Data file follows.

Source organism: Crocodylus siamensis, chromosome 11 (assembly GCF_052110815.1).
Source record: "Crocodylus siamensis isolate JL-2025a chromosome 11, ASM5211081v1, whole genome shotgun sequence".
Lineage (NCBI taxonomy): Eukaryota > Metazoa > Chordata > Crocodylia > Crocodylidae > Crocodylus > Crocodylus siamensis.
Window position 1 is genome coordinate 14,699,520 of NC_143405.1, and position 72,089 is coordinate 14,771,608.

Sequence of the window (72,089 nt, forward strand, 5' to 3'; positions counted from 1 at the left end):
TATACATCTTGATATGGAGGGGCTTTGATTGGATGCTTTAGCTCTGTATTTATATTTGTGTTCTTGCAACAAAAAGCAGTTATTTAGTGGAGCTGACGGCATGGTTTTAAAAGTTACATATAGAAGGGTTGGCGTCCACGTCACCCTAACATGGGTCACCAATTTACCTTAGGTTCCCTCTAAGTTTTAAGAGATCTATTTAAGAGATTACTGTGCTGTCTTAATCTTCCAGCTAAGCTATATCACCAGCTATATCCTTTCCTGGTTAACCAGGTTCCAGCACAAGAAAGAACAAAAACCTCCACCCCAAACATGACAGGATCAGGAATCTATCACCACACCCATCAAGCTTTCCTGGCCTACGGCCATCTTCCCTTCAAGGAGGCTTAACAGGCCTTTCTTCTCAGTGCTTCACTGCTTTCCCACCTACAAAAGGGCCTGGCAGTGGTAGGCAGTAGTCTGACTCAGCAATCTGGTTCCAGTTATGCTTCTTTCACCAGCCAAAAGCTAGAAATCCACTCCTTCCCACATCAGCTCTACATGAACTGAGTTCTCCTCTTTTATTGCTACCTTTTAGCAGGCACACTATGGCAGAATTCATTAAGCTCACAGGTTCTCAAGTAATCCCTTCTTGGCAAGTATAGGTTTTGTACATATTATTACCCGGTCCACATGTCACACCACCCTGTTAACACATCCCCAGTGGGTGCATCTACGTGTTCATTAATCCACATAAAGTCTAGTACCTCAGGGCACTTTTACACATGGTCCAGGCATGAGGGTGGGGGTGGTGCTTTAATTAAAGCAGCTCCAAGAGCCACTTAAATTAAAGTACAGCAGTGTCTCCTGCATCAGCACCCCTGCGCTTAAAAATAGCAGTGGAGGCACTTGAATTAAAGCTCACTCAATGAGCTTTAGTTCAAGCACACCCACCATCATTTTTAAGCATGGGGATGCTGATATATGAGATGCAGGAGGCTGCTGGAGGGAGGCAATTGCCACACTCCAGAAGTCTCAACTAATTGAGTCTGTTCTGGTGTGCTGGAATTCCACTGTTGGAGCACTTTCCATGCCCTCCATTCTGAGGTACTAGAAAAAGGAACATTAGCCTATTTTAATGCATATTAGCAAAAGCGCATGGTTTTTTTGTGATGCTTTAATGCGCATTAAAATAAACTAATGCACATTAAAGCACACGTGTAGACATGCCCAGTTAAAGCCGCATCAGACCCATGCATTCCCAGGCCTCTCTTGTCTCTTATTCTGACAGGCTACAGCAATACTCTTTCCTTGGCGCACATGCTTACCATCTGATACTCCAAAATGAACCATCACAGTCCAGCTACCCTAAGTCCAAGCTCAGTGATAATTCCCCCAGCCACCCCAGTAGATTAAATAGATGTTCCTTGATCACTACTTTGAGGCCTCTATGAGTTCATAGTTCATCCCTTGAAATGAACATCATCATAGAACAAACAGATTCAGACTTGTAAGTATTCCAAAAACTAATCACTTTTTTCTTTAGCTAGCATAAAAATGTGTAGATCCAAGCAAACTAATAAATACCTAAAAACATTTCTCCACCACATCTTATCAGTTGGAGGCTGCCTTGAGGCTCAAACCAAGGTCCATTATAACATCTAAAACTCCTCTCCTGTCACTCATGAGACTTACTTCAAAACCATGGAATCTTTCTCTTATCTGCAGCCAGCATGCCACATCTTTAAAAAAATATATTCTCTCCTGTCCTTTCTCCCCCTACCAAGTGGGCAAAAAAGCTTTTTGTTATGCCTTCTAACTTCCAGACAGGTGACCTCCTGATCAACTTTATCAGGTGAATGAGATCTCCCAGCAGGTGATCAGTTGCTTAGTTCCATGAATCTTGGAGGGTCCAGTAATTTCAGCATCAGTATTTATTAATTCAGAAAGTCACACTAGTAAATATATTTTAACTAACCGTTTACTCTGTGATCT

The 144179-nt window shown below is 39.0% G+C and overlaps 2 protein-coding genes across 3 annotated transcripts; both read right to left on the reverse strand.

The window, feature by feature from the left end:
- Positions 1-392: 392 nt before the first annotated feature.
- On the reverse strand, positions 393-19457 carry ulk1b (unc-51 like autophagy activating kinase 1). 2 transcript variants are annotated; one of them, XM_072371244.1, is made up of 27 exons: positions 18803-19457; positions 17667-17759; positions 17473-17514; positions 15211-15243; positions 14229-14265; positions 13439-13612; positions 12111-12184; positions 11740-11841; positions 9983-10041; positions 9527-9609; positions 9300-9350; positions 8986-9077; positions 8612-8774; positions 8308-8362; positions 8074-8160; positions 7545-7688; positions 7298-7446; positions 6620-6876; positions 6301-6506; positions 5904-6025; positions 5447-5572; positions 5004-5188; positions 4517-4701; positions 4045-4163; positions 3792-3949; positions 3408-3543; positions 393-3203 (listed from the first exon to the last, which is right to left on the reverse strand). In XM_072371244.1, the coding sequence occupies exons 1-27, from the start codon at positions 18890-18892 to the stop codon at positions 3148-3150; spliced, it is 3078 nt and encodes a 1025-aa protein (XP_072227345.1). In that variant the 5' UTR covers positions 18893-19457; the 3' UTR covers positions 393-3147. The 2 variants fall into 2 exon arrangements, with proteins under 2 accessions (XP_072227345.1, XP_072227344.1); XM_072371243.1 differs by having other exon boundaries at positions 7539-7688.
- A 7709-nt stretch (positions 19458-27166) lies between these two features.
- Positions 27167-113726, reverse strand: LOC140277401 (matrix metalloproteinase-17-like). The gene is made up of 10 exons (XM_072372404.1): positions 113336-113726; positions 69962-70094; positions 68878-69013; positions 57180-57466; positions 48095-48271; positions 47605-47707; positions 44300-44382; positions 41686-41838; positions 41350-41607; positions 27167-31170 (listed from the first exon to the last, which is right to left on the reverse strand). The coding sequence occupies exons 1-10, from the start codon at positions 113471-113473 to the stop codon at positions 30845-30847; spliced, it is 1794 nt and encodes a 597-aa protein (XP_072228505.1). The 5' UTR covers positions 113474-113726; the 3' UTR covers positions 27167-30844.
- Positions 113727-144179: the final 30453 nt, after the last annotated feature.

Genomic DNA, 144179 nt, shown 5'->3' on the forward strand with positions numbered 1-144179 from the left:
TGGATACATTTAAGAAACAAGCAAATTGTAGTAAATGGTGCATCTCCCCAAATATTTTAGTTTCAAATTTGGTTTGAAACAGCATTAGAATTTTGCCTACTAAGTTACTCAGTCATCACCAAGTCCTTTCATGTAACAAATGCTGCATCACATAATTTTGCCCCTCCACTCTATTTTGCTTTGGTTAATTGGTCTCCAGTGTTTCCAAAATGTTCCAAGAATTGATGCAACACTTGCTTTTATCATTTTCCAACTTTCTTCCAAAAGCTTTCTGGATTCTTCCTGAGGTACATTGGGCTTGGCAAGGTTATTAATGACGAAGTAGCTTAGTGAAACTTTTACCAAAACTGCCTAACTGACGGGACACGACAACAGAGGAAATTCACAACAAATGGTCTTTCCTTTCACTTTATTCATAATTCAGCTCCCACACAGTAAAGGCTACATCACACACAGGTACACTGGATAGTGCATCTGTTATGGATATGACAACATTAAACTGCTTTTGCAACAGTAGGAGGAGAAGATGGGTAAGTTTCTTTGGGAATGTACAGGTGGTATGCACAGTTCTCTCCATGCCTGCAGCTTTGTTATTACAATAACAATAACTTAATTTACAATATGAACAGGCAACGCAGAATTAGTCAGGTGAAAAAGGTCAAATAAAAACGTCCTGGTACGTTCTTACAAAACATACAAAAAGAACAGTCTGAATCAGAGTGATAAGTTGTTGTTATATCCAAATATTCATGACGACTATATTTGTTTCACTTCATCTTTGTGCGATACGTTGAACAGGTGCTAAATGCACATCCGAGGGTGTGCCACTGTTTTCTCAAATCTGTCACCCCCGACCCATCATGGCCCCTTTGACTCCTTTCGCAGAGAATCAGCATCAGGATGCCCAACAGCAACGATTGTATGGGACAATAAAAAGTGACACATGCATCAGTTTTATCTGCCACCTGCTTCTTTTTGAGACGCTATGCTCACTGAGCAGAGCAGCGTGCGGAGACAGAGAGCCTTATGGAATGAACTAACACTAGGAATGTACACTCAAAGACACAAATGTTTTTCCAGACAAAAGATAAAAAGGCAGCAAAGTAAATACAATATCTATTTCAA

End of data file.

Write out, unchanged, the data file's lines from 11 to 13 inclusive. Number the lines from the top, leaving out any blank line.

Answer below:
- A 7709-nt stretch (positions 19458-27166) lies between these two features.
- Positions 27167-113726, reverse strand: LOC140277401 (matrix metalloproteinase-17-like). The gene is made up of 10 exons (XM_072372404.1): positions 113336-113726; positions 69962-70094; positions 68878-69013; positions 57180-57466; positions 48095-48271; positions 47605-47707; positions 44300-44382; positions 41686-41838; positions 41350-41607; positions 27167-31170 (listed from the first exon to the last, which is right to left on the reverse strand). The coding sequence occupies exons 1-10, from the start codon at positions 113471-113473 to the stop codon at positions 30845-30847; spliced, it is 1794 nt and encodes a 597-aa protein (XP_072228505.1). The 5' UTR covers positions 113474-113726; the 3' UTR covers positions 27167-30844.
- Positions 113727-144179: the final 30453 nt, after the last annotated feature.